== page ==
The action of making something obscure, unclear, or unintelligible.
The Plaintiff's case hinges on making you, or rather the jury, believe — nay, they have to prove — that Mark and Rand knowingly falsified information and had an intent to ruin Mann's reputation. How are Mann's lawyers trying to do that? By making data falsification, fabrication, and every other journalistic standard, such as plagiarism (which has been in the news of late, if we recall correctly), the exclusive domain of academia. These really smart people are the only ones who are educated enough to say what is right and what is wrong.
The Plaintiff and his legal team are trying to argue there is an inherent difference between an editor of an academic journal or scientific standards and say, the editor of National Review or the many academics who proudly work for the Competitive Enterprise Institute.
And the reason for this difference, besides, of course, being smarter than the rest of us common folk? You guessed it, their political belief system. We aren't discussing the Second Law of Thermodynamics here, which incidentally is still debated in some circles. It's about (any) criticism of a graph that purports to demonstrate climate change, created by a climate change "communicator" — Mann's own word, not ours.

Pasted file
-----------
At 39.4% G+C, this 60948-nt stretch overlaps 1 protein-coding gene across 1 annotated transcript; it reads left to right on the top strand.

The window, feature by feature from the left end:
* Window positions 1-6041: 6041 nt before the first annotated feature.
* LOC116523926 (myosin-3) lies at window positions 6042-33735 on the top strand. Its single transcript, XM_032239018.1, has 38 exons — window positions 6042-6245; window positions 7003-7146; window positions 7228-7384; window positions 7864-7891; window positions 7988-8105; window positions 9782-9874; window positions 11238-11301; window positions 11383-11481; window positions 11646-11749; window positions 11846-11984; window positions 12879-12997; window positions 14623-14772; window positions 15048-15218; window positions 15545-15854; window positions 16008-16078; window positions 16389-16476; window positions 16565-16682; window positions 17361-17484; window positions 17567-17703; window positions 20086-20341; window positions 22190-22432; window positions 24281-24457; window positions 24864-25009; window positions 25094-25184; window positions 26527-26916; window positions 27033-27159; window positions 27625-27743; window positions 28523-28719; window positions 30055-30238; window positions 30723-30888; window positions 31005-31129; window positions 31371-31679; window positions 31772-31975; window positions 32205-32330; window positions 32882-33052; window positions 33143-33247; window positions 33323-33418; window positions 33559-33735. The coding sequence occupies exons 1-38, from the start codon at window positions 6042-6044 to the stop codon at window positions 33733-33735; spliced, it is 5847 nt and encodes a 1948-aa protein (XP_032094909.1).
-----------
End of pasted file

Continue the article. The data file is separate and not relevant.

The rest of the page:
National Review, CEI, Mark and Rand were clearly all wrong (and deserved to be sued) because they expressed a difference of opinion and are clearly spreading disinformation (the dreaded D word). And this is what the Plaintiff wants to obfuscate — because to do otherwise would undermine their entire argument (i.e., the case). So, the Plaintiff has to focus on "question marks" and what Mark and Rand believe. This has mainly focused on their own CVs and the fact they have both worked for institutions not in vogue in today's political climate. Not that being in vogue was ever the aspiration and/or ambition of the aforementioned institutions.
As the Plaintiff eats into the Defence's time this week with their witnesses (this week was originally reserved for the Defendants to present their respective cases), we'll leave you with this from the inestimable William F. Buckley, Jr.:
"Liberals claim to want to give a hearing to other views, but then are shocked and offended to discover that there are other views."
In the News
The Andrew Lawton Show this week covers the trial and is not to be missed. Plus, Phelim and Ann have a bonus episode out now, which is a brilliant reenactment of Mark's opening statement. Don't just take it from us, here's a glowing endorsement from Tommy: "If you listen to only one podcast episode this year, please let it be this one: Mark Steyn's blistering opening statement in his current libel trial taken by Michael Mann. An hour of the most brilliant oratory."
From the Inbox
"Years ago I bought Steyn's A Disgrace to the Profession. It is an amazing collection of critiques and criticisms of Mann's certainty in the face of statistical questions." — Bruce G.
"OMG the interminable litigation in Dickens' Bleak House lives in the modern age. There once was a reason this was prohibited as 'champerty,' as it was corrosive and against public policy by corrupting the courts." — Max H.
"God bless you, Mark Steyn. We are all praying for your health. And for justice to prevail in this pathetic case." — Jeff H.
And this from Kent C. who sums it up with, "Scientific proof? Silly rabbit."